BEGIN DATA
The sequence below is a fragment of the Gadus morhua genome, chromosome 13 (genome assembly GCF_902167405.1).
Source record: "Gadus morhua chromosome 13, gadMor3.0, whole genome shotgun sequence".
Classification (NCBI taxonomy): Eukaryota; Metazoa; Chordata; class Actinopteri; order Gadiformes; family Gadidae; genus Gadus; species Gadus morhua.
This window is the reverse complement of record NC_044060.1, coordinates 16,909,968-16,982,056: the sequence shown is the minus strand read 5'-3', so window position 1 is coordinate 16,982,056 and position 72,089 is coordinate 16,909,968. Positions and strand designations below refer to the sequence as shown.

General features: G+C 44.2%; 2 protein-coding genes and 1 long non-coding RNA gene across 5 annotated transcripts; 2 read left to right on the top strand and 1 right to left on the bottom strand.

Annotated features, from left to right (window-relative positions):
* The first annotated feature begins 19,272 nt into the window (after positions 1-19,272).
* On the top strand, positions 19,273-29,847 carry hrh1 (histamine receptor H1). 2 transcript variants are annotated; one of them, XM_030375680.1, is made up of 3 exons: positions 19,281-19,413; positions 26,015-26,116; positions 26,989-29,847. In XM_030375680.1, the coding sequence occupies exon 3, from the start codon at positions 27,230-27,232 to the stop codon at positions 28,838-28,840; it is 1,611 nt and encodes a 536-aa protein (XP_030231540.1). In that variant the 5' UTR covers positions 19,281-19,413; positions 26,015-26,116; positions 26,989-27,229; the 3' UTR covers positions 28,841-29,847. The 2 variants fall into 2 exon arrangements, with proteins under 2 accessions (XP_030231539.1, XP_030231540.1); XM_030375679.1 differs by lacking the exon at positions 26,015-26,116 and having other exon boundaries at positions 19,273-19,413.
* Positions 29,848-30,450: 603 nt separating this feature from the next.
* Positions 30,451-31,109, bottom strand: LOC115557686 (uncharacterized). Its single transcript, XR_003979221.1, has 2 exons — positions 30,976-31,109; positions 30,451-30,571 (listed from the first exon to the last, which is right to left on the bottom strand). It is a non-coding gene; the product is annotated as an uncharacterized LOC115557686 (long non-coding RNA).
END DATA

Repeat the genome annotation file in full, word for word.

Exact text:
The sequence below is a fragment of the Gadus morhua genome, chromosome 13 (genome assembly GCF_902167405.1).
Source record: "Gadus morhua chromosome 13, gadMor3.0, whole genome shotgun sequence".
Classification (NCBI taxonomy): Eukaryota; Metazoa; Chordata; class Actinopteri; order Gadiformes; family Gadidae; genus Gadus; species Gadus morhua.
This window is the reverse complement of record NC_044060.1, coordinates 16,909,968-16,982,056: the sequence shown is the minus strand read 5'-3', so window position 1 is coordinate 16,982,056 and position 72,089 is coordinate 16,909,968. Positions and strand designations below refer to the sequence as shown.

General features: G+C 44.2%; 2 protein-coding genes and 1 long non-coding RNA gene across 5 annotated transcripts; 2 read left to right on the top strand and 1 right to left on the bottom strand.

Annotated features, from left to right (window-relative positions):
* The first annotated feature begins 19,272 nt into the window (after positions 1-19,272).
* On the top strand, positions 19,273-29,847 carry hrh1 (histamine receptor H1). 2 transcript variants are annotated; one of them, XM_030375680.1, is made up of 3 exons: positions 19,281-19,413; positions 26,015-26,116; positions 26,989-29,847. In XM_030375680.1, the coding sequence occupies exon 3, from the start codon at positions 27,230-27,232 to the stop codon at positions 28,838-28,840; it is 1,611 nt and encodes a 536-aa protein (XP_030231540.1). In that variant the 5' UTR covers positions 19,281-19,413; positions 26,015-26,116; positions 26,989-27,229; the 3' UTR covers positions 28,841-29,847. The 2 variants fall into 2 exon arrangements, with proteins under 2 accessions (XP_030231539.1, XP_030231540.1); XM_030375679.1 differs by lacking the exon at positions 26,015-26,116 and having other exon boundaries at positions 19,273-19,413.
* Positions 29,848-30,450: 603 nt separating this feature from the next.
* Positions 30,451-31,109, bottom strand: LOC115557686 (uncharacterized). Its single transcript, XR_003979221.1, has 2 exons — positions 30,976-31,109; positions 30,451-30,571 (listed from the first exon to the last, which is right to left on the bottom strand). It is a non-coding gene; the product is annotated as an uncharacterized LOC115557686 (long non-coding RNA).